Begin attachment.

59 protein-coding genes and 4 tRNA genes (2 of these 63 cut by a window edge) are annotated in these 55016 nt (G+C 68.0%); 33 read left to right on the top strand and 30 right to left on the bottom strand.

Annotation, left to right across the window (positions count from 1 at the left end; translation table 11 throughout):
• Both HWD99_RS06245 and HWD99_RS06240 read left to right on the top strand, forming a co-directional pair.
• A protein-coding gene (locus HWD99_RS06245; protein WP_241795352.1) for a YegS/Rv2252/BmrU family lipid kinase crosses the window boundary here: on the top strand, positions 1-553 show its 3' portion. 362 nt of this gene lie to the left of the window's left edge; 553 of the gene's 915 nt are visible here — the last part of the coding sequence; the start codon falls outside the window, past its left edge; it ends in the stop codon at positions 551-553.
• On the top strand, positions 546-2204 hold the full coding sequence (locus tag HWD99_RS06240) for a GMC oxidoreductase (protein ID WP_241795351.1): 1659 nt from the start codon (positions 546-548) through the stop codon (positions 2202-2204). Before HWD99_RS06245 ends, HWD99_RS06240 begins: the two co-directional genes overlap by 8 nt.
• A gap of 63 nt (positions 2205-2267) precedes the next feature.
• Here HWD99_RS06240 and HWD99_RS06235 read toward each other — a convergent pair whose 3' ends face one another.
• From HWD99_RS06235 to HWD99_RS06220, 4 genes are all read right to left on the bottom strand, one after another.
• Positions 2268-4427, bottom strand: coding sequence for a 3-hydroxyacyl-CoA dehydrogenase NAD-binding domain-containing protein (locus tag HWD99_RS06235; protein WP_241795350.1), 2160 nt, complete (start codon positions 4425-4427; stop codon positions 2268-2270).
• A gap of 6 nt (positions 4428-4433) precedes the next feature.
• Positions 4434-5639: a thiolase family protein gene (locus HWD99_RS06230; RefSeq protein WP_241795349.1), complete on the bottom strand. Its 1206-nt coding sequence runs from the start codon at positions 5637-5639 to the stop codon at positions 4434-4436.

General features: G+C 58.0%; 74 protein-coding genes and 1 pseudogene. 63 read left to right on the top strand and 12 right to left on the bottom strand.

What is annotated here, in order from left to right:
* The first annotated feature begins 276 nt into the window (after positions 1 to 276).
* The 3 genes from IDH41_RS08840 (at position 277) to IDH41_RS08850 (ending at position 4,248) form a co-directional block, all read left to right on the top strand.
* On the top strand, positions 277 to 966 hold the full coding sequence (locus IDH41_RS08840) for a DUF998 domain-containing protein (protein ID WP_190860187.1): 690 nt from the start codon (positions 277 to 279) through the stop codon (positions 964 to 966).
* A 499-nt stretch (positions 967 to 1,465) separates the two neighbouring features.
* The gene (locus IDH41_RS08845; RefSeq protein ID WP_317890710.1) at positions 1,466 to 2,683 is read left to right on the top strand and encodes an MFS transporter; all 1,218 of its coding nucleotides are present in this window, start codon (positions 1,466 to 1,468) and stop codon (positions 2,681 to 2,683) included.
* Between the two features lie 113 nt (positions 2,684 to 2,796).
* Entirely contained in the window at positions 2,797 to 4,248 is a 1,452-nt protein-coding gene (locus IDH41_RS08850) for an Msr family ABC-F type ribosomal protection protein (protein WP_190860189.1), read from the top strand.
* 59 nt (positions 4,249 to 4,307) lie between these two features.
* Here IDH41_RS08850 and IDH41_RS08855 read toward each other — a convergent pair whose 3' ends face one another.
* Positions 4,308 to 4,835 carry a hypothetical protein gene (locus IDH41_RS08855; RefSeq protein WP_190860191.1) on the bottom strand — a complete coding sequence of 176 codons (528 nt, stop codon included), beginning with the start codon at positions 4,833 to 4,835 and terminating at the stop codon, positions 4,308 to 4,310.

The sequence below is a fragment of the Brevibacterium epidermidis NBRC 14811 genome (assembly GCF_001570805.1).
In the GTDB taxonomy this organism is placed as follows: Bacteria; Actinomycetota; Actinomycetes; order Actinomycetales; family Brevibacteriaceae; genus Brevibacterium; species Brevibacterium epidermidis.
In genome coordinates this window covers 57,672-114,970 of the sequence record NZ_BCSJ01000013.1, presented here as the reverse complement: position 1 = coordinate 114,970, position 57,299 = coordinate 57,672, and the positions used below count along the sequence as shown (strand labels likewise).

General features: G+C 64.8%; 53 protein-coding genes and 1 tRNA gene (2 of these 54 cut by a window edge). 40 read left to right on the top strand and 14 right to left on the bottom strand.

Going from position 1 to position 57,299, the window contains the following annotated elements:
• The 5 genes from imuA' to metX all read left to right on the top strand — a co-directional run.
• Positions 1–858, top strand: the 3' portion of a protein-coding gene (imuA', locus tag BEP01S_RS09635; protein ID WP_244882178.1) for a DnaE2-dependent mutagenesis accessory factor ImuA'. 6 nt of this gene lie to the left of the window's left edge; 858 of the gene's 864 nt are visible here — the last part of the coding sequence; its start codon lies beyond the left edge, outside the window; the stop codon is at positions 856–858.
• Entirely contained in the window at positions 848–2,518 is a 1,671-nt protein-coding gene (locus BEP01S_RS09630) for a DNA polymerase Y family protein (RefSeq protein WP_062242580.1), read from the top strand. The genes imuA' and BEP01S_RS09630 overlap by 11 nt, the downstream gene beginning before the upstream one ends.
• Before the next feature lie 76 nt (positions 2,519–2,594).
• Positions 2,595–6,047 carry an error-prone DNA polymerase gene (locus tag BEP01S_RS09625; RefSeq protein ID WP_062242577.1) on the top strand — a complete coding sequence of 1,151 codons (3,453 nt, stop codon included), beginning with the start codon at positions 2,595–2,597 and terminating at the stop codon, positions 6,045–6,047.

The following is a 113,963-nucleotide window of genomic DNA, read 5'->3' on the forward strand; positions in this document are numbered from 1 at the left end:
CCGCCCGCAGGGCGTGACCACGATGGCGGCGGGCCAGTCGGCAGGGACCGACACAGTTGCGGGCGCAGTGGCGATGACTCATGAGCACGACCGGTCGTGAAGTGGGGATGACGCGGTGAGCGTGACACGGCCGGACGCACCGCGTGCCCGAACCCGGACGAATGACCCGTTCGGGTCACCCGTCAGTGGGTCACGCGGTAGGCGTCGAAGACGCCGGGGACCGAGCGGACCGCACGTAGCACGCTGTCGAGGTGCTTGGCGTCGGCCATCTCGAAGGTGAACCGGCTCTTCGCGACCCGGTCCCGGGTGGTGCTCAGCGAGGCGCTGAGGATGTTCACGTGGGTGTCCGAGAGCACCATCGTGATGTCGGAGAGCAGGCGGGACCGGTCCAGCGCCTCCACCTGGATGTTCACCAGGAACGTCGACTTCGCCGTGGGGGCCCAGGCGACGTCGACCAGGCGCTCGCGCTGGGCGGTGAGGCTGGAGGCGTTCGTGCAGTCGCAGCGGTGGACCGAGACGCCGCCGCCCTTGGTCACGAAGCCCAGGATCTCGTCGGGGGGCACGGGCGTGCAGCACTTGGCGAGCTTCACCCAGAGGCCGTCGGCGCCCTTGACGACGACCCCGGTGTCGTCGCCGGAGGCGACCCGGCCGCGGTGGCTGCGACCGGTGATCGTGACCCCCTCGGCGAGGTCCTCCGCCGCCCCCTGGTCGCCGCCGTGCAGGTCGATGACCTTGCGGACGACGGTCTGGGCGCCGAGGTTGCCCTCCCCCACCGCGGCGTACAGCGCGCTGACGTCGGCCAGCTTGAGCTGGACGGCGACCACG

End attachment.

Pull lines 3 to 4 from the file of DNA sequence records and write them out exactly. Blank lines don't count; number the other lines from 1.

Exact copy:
• Both HWD99_RS06245 and HWD99_RS06240 read left to right on the top strand, forming a co-directional pair.
• A protein-coding gene (locus HWD99_RS06245; protein WP_241795352.1) for a YegS/Rv2252/BmrU family lipid kinase crosses the window boundary here: on the top strand, positions 1-553 show its 3' portion. 362 nt of this gene lie to the left of the window's left edge; 553 of the gene's 915 nt are visible here — the last part of the coding sequence; the start codon falls outside the window, past its left edge; it ends in the stop codon at positions 551-553.